The Monkey's Raincoat

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A crime novel by the winner of the Anthony Award and the MacAvity Award for crime writing by the scriptwriter and producer of "Hill Street Blues", "Quincy", "Miami Vice" and "Cagney and Lacey". It features an investigation set in the seamy side of Hollywood which ends in a blood-bath.

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jjares

Feb 22, 2017

Where Eklvis Cole and Joe Pike Began

Elvis Cole is original; he' a wise-cracking private eye with a side-kick whose other name should be Rambo. However, it is Joe Pike. This is the first in the series but I've read several of the Elvis and Joe Pike books before.

I have a personal belief that the strength of the author can be seen by just how nice the villain is (versus the totally nonredeemable degenerate that most new writers create for their bad boy). Crais' former matador is charming and interesting -- as well as being a Mexican drug lord.

It was more interesting to see the Elvis - Joe Pike relationship, rather than wading through thousands of words trying to describe a very complex association.

This book is not as good as the later stories but sets up the characters for the future. Elvis is a cross between a sarcastic cynic and a psychologist. Elvis' thoughts carry the plot; he helps Joe Pike navigate a world where Joe seems to be a semi-alien.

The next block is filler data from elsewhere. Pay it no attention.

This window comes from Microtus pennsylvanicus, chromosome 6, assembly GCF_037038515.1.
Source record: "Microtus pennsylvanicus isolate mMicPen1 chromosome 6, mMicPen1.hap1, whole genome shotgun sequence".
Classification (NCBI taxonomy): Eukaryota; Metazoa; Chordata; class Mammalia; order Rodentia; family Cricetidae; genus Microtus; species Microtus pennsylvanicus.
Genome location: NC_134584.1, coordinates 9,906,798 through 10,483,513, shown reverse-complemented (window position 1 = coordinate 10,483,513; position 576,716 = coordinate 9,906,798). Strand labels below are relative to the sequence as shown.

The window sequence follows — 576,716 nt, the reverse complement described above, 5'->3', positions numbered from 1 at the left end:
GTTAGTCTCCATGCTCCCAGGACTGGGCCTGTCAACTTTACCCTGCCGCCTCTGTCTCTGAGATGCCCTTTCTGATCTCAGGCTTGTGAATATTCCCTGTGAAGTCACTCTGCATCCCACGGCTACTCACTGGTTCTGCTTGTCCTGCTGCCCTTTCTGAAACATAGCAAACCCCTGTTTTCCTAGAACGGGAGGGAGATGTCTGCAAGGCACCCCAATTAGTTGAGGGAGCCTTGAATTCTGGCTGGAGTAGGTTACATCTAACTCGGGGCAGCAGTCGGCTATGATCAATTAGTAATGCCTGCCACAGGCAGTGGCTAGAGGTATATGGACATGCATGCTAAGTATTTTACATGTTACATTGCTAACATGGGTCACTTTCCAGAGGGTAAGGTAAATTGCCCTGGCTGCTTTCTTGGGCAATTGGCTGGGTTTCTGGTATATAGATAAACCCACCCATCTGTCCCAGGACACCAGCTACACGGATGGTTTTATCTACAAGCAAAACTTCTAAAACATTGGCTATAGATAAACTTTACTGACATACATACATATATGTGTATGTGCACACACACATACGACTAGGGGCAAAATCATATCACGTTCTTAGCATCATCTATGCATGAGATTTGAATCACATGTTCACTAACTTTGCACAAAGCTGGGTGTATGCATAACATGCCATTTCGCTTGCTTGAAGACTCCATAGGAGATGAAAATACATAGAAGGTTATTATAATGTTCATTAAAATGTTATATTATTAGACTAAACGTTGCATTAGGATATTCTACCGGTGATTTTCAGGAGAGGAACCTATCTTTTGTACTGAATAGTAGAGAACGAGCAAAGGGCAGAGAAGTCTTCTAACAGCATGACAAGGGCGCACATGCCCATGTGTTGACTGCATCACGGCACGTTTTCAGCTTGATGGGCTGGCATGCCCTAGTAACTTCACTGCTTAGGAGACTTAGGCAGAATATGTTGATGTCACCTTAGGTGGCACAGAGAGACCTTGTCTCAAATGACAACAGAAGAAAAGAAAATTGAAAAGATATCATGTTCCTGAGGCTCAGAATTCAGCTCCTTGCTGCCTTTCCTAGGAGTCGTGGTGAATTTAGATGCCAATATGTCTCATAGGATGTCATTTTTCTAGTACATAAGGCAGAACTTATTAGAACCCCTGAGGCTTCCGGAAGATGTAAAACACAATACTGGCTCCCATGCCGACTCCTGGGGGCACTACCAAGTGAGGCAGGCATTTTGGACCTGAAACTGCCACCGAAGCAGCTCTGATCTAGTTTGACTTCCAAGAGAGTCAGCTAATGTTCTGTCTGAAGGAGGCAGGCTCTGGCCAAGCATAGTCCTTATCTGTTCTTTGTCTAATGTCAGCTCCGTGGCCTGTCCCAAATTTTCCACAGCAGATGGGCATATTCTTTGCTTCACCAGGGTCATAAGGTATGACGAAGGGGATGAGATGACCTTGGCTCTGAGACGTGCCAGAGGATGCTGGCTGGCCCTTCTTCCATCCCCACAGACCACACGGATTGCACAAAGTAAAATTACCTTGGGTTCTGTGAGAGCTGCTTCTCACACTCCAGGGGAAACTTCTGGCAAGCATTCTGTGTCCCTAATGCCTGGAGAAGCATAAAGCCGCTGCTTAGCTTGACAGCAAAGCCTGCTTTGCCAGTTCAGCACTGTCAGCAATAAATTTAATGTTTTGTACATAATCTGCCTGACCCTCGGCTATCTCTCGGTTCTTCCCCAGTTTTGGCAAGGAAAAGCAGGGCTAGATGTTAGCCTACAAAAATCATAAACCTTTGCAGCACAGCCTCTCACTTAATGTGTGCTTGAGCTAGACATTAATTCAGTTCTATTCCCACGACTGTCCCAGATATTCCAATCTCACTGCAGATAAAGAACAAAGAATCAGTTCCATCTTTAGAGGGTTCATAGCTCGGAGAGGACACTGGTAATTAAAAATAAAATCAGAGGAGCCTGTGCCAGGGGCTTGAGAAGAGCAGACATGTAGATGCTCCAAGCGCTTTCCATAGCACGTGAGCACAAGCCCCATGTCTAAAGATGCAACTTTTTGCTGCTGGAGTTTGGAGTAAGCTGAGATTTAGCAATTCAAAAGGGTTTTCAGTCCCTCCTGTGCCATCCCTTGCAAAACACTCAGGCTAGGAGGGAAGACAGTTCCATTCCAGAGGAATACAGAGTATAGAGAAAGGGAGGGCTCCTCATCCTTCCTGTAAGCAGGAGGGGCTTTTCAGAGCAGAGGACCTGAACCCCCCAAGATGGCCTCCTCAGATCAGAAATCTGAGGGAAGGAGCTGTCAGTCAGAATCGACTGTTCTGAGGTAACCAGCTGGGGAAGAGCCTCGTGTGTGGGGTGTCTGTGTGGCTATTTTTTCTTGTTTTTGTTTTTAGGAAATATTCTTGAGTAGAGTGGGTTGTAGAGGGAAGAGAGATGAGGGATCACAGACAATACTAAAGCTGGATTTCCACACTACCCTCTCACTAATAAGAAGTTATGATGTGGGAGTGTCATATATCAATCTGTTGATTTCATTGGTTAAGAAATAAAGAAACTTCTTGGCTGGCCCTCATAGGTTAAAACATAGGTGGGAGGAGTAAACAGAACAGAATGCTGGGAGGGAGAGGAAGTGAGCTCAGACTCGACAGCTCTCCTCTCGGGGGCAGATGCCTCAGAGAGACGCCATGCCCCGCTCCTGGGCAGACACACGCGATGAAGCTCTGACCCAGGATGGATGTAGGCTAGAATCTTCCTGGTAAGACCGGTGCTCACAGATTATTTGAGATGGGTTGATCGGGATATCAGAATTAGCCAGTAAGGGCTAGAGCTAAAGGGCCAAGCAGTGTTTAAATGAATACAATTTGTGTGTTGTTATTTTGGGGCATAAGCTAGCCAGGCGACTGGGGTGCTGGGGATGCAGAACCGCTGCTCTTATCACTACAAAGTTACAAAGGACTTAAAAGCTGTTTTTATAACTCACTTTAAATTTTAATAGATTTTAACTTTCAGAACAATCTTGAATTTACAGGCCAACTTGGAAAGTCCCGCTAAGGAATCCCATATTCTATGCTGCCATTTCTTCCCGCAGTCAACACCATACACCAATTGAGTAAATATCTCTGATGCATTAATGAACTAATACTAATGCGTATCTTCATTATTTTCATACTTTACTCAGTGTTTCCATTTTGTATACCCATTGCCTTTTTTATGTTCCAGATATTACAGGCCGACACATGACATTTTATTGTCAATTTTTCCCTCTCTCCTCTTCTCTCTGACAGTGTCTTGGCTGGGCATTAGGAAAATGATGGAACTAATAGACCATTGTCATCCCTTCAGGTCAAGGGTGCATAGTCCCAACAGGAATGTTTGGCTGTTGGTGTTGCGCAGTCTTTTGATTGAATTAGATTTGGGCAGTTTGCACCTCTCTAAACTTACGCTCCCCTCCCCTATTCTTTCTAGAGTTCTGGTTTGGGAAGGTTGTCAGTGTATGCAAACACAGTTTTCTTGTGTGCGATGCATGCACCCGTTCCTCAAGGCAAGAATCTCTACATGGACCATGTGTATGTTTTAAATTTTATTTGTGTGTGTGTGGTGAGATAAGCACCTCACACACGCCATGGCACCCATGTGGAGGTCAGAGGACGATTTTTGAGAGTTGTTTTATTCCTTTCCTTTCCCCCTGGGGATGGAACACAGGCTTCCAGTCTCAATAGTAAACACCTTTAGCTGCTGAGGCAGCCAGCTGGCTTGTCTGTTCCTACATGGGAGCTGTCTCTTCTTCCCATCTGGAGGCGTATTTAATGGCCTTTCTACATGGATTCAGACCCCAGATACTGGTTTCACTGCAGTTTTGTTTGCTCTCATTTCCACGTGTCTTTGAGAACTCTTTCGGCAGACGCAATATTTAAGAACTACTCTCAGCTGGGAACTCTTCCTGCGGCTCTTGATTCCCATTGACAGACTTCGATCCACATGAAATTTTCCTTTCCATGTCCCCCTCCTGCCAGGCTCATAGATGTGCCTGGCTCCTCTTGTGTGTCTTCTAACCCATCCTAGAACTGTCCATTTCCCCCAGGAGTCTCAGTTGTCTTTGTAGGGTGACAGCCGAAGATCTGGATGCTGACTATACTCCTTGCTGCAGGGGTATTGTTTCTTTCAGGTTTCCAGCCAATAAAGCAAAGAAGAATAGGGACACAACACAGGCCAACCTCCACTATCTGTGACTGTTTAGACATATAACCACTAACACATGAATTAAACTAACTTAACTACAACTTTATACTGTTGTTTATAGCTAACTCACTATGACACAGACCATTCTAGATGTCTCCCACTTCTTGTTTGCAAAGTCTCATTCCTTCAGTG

Elvis Cole
1. The Monkey's Raincoat (1987)
2. Stalking the Angel (1988)
3. Lullaby Town (1992)

bookwormandapple

Aug 28, 2011

A Good Place to Start

I read this book 20 years ago and remembered it fondly enough to pick it up again this year. In fact, I decided to read the Elvis Cole/Joe Pike novels in chronological order this summer.

What I discovered was a real treat. The Monkey's Raincoat is actually only a fair novel. You can tell it was his first with a less polished style and a heavy reliance on dated cultural references that makes reading the novel now a little harder.

But stick with it and then continue on. What you will see is both a real development of a writer and of the characters Elvis Cole and Joe Pike. Somewhere along the way, Crais really develops his skills and by the time I hit L.A. Requiem, I thought, this is a damn fine story and the characters became fully fleshed out and compelling.

Subsequent books are a little uneven, but the writing quality is still high, and with every book, I fall in love with Elvis and Joe a little bit more.

You might, however, skip Crais' stand-alone novels. Demolition Angel was good, but the others seem like a miss after the Cole and Pike books.

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